'Old habits die hard' - this is phrase which is often used to describe someone who never gives up their bad habits, but today's post is about this same phrase used in a very positive way. What would we all do if our moms or grandmoms gave up on slaving over traditional food year after year, decade after decade? Not only would our rich culture be in jeopardy but even the younger generation would miss out on the chance to enjoy authentic cuisine or maybe even partake in the process of creating those delicacies and thus carry forward the legacy.
When I recently saw a recipe of the 'Kotto (as it's called in Konkani) from my friend Vidya on Konkani Amchi Food, a group on Facebook, I was like wow! what a coincidence! Just a couple of days before I had bookmarked the Kori Ghassi recipe on Cherie's Stolen Recipes
, a nice Mangalorean Bunt recipe blog and I was thrilled when I decided to make the Kottige (as it's called in Kannada)/Gunda (as it's called in Tulu) to go along with the Kori Ghassi. Now, the big task I had was to hunt for the Jackfruit leaves and then learn how to weave the baskets.
To the non-Mangalorean, let me describe this a bit for you. The Kottige is essentially idli batter steamed in mini leaf baskets woven out of 4 Jackfruit leaves strategically placed and pinned together with sharp pieces of broomstick. The Jackfruit leaves lend a lovely flavour and fragrance to these Idlis and the taste is unmatched with the regular Idli. It is usually a festive preparation made by Mangalorean Hindus but is available all year round in some 'hotels' in Mangalore. And by 'hotels' I don't mean the Oberoi or Taj or five star hotels of the sort (or even Hotel Californial! lol!). In Mangalore - 'hotels' (often pronounced as 'hotl') are small, no fuss-no frills kind of restaurants usually serving breakfast, lunch and tea with the day's menu written on a small black board 'Oota Thayaride' (meals are ready), so if you wish to eat some steaming hot Kottiges you can visit hotel Ayodhya or Taj Mahal restaurant if you are lucky (the renovated one, next to Ayodhya)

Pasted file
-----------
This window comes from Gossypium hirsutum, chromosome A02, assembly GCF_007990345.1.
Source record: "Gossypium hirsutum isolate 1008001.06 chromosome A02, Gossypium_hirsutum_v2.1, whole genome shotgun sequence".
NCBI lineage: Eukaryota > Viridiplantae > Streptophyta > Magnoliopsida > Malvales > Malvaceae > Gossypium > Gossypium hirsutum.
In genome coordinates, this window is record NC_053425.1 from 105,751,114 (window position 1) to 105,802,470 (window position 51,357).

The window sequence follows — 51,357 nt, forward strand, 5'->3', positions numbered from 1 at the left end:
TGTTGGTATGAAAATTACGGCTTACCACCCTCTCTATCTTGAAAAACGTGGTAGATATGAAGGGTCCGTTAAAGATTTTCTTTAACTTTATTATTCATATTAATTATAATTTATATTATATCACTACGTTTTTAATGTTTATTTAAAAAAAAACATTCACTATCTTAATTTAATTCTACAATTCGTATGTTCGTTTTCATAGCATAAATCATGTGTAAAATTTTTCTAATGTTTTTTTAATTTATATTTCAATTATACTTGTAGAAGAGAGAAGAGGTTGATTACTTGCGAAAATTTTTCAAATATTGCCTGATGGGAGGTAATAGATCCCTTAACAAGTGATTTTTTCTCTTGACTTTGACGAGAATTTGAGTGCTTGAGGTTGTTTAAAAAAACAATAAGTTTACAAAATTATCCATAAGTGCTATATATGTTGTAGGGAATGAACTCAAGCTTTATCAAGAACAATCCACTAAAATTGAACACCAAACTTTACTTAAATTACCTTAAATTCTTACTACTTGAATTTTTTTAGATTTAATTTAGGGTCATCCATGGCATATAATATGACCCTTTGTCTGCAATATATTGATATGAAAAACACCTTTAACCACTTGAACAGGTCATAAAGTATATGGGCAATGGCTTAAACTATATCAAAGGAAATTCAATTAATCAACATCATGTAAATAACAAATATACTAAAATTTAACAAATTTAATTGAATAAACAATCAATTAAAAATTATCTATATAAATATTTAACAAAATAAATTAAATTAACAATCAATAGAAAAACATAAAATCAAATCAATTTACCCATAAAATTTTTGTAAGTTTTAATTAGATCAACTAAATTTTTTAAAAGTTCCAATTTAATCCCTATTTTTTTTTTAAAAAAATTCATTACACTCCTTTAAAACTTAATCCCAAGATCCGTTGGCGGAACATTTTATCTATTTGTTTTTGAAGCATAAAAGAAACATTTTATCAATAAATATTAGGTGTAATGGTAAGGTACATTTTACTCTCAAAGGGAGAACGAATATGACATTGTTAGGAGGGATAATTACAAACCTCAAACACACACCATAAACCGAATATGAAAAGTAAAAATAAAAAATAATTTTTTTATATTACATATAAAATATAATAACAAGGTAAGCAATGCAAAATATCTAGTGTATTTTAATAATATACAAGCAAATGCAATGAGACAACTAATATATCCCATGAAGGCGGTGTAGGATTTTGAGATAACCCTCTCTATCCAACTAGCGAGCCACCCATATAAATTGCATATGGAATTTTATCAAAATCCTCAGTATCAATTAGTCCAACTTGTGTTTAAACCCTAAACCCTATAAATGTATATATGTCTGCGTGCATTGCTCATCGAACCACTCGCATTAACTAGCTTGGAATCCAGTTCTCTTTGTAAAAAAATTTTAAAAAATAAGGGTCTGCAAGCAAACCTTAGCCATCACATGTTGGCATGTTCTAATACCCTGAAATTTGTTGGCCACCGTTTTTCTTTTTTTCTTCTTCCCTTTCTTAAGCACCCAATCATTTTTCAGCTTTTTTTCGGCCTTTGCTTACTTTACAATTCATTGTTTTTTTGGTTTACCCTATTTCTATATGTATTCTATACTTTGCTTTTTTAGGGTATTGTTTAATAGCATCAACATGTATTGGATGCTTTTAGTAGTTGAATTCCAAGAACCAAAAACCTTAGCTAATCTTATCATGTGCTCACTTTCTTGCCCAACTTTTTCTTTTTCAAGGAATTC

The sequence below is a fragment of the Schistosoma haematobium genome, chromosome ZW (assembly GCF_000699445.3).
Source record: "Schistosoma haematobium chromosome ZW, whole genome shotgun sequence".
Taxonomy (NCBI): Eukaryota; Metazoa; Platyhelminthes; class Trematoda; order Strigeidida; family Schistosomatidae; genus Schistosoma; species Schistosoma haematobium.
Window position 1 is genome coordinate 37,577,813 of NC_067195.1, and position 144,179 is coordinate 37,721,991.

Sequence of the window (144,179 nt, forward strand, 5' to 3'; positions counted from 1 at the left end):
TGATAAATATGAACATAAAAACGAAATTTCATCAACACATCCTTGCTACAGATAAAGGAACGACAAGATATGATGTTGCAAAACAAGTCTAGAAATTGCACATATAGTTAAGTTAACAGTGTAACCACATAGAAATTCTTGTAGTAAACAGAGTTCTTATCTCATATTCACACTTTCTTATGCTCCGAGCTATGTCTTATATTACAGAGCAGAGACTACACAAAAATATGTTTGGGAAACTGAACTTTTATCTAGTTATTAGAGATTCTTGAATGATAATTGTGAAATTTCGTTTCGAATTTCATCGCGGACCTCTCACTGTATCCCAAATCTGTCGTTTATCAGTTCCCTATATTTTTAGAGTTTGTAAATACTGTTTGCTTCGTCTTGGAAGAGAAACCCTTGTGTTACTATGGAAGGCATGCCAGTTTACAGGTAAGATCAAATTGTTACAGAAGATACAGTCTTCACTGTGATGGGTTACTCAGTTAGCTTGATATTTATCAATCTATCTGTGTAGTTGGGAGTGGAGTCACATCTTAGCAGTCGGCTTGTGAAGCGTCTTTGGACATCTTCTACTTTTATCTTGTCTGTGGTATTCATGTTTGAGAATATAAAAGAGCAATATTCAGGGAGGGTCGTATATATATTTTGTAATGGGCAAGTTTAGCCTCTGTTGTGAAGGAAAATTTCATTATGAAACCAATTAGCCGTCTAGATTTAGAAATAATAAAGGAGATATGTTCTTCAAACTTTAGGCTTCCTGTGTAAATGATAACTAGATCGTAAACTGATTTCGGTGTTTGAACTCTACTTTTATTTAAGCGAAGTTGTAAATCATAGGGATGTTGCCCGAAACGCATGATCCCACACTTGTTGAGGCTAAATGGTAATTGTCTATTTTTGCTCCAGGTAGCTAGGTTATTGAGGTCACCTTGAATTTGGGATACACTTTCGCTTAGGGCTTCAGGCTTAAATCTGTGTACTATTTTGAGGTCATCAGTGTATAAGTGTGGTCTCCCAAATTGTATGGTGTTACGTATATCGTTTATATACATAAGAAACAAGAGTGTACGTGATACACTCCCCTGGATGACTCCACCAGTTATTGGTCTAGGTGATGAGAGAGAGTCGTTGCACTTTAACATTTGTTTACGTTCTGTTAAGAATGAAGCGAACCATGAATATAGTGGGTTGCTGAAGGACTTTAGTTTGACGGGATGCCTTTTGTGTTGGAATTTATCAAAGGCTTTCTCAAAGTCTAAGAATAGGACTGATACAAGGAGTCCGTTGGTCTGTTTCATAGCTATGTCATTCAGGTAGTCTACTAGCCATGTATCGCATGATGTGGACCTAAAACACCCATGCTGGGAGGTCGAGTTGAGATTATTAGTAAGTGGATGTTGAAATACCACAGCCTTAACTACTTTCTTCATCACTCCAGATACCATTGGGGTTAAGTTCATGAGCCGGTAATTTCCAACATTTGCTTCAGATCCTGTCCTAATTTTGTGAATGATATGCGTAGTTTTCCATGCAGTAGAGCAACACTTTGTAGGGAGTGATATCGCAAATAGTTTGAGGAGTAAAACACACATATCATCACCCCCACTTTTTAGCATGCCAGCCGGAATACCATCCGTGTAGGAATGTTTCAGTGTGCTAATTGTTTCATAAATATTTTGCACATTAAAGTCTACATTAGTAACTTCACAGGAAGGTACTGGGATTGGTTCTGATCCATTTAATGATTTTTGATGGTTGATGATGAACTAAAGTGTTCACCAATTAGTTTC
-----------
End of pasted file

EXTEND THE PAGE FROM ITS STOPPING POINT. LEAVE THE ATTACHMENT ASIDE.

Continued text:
So, coming back to my story, I finally scavenged around in my local market for Jackfruit leaves and knew that I could find hope at the little shop run by the quintessential Mallu guy who stocked up all things Malayali that a Mangalorean found comfort in. When I asked him if he had some Jackfruit leaves and started to described why I needed some, he immediately gave me a knowing nod - haan, haan, maloom hai ji (yes, yes, I know why you need them). Honestly, I was going to ask him to speed up the consignment from Kerala so that I could make them over the weekend, but my jaw dropped when he said - ek minute (one minute!) and off he ran across the stalls, near the compound wall of the building behind him and plucked a few leaves swiftly from the Jackfruit tree leaning right above us which I had never even noticed!!! I had my moment of feeling utterly happy yet foolish right there! What made me think that the tropical and almost Mangalore like climate of Bombay would not have raised a Jackfruit tree? Anyway, I cannot describe how happy I was that day, I had just a few leaves (cuz the Mallu man was worried that he couldn't pluck an entire branch for me without being shooed away by the watchman) but they were enough to make a small batch of Kottige, one of my favourite foods of Mangalore
This brings me back to the phrase 'old habits die hard' and I am so glad that there are people who still make this today, especially grandmoms who unrelentlessly make authentic dishes everyday - a big thank you to all those who keep them going!
Video Courtesy Charishma Shetty of 'Cherie's Stolen Recipes'
Yield: 6 large Kottiges
For the batter:
For the leaf baskets:
- 1 cup raw rice (Idli Rice/Kolam/Surai/Belthige)
- 1/2 cup urad dal (black gram dal)
- salt to taste
- 24 large jackfruit leaves (each basket requires 4 leaves)
- broomsticks/wooden toothpicks - as many as required
1. Wash & soak the rice and urad dal for at least 3-4 hours. Grind the urad dal first to a fine paste - this will turn fluffy. Transfer to a large pan that will hold it for fermentation. Next, grind the rice with very little water to an almost rawa like texture (should be slightly more coarse than dosa batter texture). Add this to the urad paste & mix well. Add a little water if required to bring the batter to a dosa batter like consistency.
2. Cover the mouth of the vessel with a muslin cloth and keep in a warm place overnight or for 7-8 hours for fermentation.
3. Add salt to taste, mix well and pour batter into the prepared jackfruit leaf baskets till about three fourths full. Steam for 15-20minutes
4. Serve hot with ghassi (chicken